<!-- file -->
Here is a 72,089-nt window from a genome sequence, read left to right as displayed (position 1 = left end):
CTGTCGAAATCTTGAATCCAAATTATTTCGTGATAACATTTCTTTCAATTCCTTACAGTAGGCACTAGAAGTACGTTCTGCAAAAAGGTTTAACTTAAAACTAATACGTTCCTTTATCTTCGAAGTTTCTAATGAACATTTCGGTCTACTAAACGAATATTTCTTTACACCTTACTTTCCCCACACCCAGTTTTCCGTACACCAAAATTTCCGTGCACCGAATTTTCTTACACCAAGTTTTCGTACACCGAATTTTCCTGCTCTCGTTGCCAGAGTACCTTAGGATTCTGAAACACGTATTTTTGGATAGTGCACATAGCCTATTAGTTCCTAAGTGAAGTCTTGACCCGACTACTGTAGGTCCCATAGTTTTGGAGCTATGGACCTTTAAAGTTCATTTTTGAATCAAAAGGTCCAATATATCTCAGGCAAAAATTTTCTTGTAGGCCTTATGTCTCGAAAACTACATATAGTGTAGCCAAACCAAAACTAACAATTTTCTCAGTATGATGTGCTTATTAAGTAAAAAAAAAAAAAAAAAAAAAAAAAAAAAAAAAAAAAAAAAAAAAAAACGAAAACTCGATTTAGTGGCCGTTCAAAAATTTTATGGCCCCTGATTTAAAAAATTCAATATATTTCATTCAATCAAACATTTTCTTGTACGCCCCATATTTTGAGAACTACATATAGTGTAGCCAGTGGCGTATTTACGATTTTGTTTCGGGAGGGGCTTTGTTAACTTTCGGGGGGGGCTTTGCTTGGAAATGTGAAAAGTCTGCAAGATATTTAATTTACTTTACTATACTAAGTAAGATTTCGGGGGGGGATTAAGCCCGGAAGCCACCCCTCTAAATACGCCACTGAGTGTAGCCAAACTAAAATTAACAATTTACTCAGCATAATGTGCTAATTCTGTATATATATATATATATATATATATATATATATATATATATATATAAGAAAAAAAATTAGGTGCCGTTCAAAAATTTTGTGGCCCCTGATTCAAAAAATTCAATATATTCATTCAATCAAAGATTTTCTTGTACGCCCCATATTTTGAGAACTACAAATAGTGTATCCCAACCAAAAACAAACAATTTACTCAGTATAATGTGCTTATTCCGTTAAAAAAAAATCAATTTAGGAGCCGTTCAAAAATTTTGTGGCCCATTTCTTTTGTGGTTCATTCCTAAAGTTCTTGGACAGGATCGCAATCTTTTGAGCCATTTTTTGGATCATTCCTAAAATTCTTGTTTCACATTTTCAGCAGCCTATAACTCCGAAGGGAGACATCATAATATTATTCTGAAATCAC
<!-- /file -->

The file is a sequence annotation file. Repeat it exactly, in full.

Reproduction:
Here is a 72,089-nt window from a genome sequence, read left to right as displayed (position 1 = left end):
CTGTCGAAATCTTGAATCCAAATTATTTCGTGATAACATTTCTTTCAATTCCTTACAGTAGGCACTAGAAGTACGTTCTGCAAAAAGGTTTAACTTAAAACTAATACGTTCCTTTATCTTCGAAGTTTCTAATGAACATTTCGGTCTACTAAACGAATATTTCTTTACACCTTACTTTCCCCACACCCAGTTTTCCGTACACCAAAATTTCCGTGCACCGAATTTTCTTACACCAAGTTTTCGTACACCGAATTTTCCTGCTCTCGTTGCCAGAGTACCTTAGGATTCTGAAACACGTATTTTTGGATAGTGCACATAGCCTATTAGTTCCTAAGTGAAGTCTTGACCCGACTACTGTAGGTCCCATAGTTTTGGAGCTATGGACCTTTAAAGTTCATTTTTGAATCAAAAGGTCCAATATATCTCAGGCAAAAATTTTCTTGTAGGCCTTATGTCTCGAAAACTACATATAGTGTAGCCAAACCAAAACTAACAATTTTCTCAGTATGATGTGCTTATTAAGTAAAAAAAAAAAAAAAAAAAAAAAAAAAAAAAAAAAAAAAAAAAAAAAACGAAAACTCGATTTAGTGGCCGTTCAAAAATTTTATGGCCCCTGATTTAAAAAATTCAATATATTTCATTCAATCAAACATTTTCTTGTACGCCCCATATTTTGAGAACTACATATAGTGTAGCCAGTGGCGTATTTACGATTTTGTTTCGGGAGGGGCTTTGTTAACTTTCGGGGGGGGCTTTGCTTGGAAATGTGAAAAGTCTGCAAGATATTTAATTTACTTTACTATACTAAGTAAGATTTCGGGGGGGGATTAAGCCCGGAAGCCACCCCTCTAAATACGCCACTGAGTGTAGCCAAACTAAAATTAACAATTTACTCAGCATAATGTGCTAATTCTGTATATATATATATATATATATATATATATATATATATATATATATAAGAAAAAAAATTAGGTGCCGTTCAAAAATTTTGTGGCCCCTGATTCAAAAAATTCAATATATTCATTCAATCAAAGATTTTCTTGTACGCCCCATATTTTGAGAACTACAAATAGTGTATCCCAACCAAAAACAAACAATTTACTCAGTATAATGTGCTTATTCCGTTAAAAAAAAATCAATTTAGGAGCCGTTCAAAAATTTTGTGGCCCATTTCTTTTGTGGTTCATTCCTAAAGTTCTTGGACAGGATCGCAATCTTTTGAGCCATTTTTTGGATCATTCCTAAAATTCTTGTTTCACATTTTCAGCAGCCTATAACTCCGAAGGGAGACATCATAATATTATTCTGAAATCAC